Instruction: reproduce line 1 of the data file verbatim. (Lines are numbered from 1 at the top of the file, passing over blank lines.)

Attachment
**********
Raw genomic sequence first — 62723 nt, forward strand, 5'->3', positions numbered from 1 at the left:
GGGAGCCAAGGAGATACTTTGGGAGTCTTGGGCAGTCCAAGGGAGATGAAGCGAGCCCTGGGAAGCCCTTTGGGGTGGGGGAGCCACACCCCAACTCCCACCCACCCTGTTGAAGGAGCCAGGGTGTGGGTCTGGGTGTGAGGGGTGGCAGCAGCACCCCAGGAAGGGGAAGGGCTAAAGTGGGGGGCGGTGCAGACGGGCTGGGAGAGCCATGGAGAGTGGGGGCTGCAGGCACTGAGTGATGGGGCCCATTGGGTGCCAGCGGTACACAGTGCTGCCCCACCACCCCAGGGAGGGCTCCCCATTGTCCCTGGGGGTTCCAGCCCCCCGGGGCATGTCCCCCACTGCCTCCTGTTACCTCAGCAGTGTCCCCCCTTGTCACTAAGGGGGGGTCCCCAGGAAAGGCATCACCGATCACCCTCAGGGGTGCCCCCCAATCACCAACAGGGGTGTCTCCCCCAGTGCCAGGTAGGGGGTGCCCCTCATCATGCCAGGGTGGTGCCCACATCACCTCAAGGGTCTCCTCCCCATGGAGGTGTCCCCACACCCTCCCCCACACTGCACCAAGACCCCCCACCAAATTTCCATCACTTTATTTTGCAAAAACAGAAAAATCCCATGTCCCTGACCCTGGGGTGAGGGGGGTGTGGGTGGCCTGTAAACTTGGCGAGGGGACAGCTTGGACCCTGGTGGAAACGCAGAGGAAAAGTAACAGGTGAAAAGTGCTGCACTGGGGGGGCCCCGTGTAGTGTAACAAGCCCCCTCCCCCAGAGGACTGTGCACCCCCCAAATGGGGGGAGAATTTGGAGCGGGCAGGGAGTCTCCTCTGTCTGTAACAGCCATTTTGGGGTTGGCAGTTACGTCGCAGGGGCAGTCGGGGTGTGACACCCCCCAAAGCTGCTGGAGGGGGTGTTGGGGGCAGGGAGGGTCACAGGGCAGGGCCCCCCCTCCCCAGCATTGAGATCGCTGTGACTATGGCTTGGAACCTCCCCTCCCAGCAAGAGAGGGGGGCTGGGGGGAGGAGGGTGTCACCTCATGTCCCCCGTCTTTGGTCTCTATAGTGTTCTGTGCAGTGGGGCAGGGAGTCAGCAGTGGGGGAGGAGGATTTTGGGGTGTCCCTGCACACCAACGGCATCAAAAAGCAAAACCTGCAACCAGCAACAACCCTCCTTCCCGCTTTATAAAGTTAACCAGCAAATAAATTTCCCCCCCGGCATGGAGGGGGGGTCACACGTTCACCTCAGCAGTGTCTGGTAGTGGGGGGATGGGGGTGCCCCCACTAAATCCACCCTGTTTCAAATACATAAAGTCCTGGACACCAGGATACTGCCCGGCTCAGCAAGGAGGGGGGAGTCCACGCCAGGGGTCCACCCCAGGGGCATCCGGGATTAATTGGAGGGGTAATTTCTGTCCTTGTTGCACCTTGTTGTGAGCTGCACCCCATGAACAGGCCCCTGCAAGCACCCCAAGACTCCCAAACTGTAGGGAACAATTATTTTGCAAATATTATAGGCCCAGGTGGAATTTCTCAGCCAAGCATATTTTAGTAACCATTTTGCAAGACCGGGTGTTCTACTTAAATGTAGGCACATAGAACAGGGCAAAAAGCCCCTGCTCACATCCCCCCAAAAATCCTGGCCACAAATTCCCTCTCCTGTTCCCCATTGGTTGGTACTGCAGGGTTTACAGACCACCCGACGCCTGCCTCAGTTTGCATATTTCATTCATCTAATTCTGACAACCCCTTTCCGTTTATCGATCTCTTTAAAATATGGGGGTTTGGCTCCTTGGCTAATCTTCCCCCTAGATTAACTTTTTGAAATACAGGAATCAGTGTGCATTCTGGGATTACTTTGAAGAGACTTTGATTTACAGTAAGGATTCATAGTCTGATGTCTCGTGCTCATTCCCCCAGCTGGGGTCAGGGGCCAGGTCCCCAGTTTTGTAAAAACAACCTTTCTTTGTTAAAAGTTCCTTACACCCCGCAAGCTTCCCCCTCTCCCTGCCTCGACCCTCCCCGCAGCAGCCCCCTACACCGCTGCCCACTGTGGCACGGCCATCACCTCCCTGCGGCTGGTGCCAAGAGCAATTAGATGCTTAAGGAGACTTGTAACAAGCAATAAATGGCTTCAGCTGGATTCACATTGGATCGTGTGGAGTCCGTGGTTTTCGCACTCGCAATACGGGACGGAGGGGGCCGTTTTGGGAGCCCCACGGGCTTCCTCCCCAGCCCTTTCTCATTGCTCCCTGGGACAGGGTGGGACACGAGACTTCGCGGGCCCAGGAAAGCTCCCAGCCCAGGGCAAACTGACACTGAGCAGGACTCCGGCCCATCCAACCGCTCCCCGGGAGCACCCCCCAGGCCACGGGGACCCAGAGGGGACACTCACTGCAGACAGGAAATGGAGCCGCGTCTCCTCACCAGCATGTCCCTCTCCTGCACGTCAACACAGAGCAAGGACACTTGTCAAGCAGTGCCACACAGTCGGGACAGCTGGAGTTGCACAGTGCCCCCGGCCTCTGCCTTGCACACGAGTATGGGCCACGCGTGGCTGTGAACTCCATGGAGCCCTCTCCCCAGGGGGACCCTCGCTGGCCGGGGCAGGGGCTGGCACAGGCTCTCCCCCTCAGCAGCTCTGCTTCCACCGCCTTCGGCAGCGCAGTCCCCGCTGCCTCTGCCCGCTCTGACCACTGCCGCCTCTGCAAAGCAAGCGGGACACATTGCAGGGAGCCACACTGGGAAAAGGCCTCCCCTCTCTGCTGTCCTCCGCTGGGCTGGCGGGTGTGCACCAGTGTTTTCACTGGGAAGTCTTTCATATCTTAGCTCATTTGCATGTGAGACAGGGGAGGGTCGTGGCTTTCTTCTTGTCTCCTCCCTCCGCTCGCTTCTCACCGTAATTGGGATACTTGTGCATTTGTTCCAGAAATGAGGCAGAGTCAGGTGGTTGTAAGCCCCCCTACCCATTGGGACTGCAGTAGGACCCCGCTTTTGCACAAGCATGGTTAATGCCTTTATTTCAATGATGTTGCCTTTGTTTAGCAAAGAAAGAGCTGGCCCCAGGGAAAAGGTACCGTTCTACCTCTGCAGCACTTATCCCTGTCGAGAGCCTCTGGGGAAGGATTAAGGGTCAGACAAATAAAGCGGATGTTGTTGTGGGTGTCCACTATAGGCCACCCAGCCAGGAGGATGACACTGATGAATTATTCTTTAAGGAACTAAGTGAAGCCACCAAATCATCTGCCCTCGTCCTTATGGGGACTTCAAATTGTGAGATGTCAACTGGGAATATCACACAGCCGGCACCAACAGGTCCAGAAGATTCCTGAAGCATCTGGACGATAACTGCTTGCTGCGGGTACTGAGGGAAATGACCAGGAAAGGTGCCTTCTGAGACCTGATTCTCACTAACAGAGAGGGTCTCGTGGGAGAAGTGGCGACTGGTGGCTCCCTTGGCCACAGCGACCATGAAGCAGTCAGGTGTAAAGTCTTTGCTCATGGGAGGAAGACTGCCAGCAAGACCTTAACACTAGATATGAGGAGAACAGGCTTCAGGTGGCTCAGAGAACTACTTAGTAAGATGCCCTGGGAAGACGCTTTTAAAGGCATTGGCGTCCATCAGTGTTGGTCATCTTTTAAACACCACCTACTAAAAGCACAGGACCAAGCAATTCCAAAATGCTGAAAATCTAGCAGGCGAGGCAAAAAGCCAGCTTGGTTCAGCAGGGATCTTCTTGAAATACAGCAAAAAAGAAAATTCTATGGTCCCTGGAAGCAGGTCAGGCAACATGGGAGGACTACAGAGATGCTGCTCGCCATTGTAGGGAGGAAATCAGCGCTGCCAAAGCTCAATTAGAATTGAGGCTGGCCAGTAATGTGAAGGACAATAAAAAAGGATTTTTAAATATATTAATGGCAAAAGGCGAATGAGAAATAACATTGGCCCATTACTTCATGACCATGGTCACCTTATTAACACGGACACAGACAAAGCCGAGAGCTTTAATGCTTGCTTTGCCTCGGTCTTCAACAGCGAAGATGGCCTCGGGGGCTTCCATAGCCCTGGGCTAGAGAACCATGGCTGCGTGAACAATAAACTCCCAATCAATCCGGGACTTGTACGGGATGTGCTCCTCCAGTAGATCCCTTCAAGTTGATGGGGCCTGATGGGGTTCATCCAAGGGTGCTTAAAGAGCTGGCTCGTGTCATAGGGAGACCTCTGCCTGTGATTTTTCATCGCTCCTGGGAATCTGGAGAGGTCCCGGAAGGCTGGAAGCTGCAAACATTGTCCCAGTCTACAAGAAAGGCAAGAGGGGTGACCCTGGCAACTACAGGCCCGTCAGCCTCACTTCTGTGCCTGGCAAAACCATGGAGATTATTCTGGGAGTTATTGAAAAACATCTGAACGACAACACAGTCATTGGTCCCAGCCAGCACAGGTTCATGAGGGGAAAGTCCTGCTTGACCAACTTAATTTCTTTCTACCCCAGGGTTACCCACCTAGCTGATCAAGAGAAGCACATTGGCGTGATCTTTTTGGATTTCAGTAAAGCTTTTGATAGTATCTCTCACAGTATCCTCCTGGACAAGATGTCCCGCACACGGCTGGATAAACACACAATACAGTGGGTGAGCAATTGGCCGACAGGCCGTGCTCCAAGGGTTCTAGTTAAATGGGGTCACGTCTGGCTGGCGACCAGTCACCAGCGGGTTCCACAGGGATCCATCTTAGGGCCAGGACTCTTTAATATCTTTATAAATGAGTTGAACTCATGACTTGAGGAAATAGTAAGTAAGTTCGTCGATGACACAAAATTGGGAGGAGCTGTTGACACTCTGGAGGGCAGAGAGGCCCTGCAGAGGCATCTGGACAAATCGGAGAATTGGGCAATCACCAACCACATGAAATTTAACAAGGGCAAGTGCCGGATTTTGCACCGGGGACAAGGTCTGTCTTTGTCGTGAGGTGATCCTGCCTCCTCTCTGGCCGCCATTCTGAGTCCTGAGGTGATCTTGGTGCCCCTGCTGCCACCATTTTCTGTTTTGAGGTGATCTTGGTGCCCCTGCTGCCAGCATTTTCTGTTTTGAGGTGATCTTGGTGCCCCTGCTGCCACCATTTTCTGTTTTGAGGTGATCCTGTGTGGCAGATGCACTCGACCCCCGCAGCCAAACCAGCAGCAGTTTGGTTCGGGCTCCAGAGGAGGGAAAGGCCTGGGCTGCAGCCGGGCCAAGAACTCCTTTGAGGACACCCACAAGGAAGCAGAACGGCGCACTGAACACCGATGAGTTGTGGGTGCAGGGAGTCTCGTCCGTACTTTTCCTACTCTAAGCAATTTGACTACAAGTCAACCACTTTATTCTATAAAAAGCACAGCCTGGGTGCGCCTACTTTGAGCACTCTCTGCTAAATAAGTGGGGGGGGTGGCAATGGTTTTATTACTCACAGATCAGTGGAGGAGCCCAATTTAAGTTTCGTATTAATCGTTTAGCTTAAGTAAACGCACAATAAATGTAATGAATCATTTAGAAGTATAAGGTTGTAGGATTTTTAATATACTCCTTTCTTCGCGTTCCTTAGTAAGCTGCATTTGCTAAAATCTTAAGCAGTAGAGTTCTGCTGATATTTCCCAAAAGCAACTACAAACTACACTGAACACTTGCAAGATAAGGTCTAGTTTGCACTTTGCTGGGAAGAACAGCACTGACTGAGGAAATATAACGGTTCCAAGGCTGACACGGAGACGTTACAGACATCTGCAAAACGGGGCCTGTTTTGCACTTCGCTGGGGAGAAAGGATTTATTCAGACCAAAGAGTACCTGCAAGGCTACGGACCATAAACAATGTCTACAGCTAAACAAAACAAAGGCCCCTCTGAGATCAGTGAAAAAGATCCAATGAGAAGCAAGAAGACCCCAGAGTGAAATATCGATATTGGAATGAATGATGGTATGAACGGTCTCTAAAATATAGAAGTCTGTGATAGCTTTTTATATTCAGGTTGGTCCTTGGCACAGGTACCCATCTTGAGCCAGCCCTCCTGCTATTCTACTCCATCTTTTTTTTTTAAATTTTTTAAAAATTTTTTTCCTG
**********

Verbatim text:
Raw genomic sequence first — 62723 nt, forward strand, 5'->3', positions numbered from 1 at the left: